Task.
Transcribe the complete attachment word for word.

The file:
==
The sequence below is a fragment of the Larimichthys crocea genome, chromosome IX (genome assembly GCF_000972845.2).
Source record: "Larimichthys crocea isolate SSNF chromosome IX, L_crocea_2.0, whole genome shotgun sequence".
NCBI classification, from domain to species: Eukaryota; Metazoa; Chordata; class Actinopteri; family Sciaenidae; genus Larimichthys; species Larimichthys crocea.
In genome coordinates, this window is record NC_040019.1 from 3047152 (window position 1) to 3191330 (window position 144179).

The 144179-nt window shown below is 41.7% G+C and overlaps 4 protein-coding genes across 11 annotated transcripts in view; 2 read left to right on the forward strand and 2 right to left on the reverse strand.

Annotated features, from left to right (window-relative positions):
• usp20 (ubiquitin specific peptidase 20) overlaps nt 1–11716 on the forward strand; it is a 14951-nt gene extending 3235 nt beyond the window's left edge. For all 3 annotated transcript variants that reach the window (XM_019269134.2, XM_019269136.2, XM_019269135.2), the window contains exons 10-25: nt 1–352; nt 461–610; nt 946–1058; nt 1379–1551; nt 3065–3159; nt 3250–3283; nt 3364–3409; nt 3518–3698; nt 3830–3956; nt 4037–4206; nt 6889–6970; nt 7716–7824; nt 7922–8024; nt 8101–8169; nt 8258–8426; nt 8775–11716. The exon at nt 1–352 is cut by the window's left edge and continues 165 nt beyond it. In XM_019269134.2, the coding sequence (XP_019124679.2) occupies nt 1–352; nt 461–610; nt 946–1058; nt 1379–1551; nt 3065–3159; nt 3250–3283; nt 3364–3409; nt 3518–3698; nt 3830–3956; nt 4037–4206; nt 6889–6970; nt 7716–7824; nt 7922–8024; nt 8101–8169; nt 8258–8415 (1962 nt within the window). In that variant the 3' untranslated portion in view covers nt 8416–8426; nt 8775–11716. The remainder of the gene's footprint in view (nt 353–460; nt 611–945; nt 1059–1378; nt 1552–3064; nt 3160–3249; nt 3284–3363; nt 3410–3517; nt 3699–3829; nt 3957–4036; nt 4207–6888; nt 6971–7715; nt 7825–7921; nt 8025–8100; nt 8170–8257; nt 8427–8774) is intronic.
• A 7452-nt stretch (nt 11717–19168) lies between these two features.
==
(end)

The sequence below is a fragment of the Larimichthys crocea genome, chromosome IX (genome assembly GCF_000972845.2).
Source record: "Larimichthys crocea isolate SSNF chromosome IX, L_crocea_2.0, whole genome shotgun sequence".
NCBI classification, from domain to species: Eukaryota; Metazoa; Chordata; class Actinopteri; family Sciaenidae; genus Larimichthys; species Larimichthys crocea.
In genome coordinates, this window is record NC_040019.1 from 3047152 (window position 1) to 3191330 (window position 144179).

The 144179-nt window shown below is 41.7% G+C and overlaps 4 protein-coding genes across 11 annotated transcripts in view; 2 read left to right on the forward strand and 2 right to left on the reverse strand.

Annotated features, from left to right (window-relative positions):
• usp20 (ubiquitin specific peptidase 20) overlaps nt 1–11716 on the forward strand; it is a 14951-nt gene extending 3235 nt beyond the window's left edge. For all 3 annotated transcript variants that reach the window (XM_019269134.2, XM_019269136.2, XM_019269135.2), the window contains exons 10-25: nt 1–352; nt 461–610; nt 946–1058; nt 1379–1551; nt 3065–3159; nt 3250–3283; nt 3364–3409; nt 3518–3698; nt 3830–3956; nt 4037–4206; nt 6889–6970; nt 7716–7824; nt 7922–8024; nt 8101–8169; nt 8258–8426; nt 8775–11716. The exon at nt 1–352 is cut by the window's left edge and continues 165 nt beyond it. In XM_019269134.2, the coding sequence (XP_019124679.2) occupies nt 1–352; nt 461–610; nt 946–1058; nt 1379–1551; nt 3065–3159; nt 3250–3283; nt 3364–3409; nt 3518–3698; nt 3830–3956; nt 4037–4206; nt 6889–6970; nt 7716–7824; nt 7922–8024; nt 8101–8169; nt 8258–8415 (1962 nt within the window). In that variant the 3' untranslated portion in view covers nt 8416–8426; nt 8775–11716. The remainder of the gene's footprint in view (nt 353–460; nt 611–945; nt 1059–1378; nt 1552–3064; nt 3160–3249; nt 3284–3363; nt 3410–3517; nt 3699–3829; nt 3957–4036; nt 4207–6888; nt 6971–7715; nt 7825–7921; nt 8025–8100; nt 8170–8257; nt 8427–8774) is intronic.
• A 7452-nt stretch (nt 11717–19168) lies between these two features.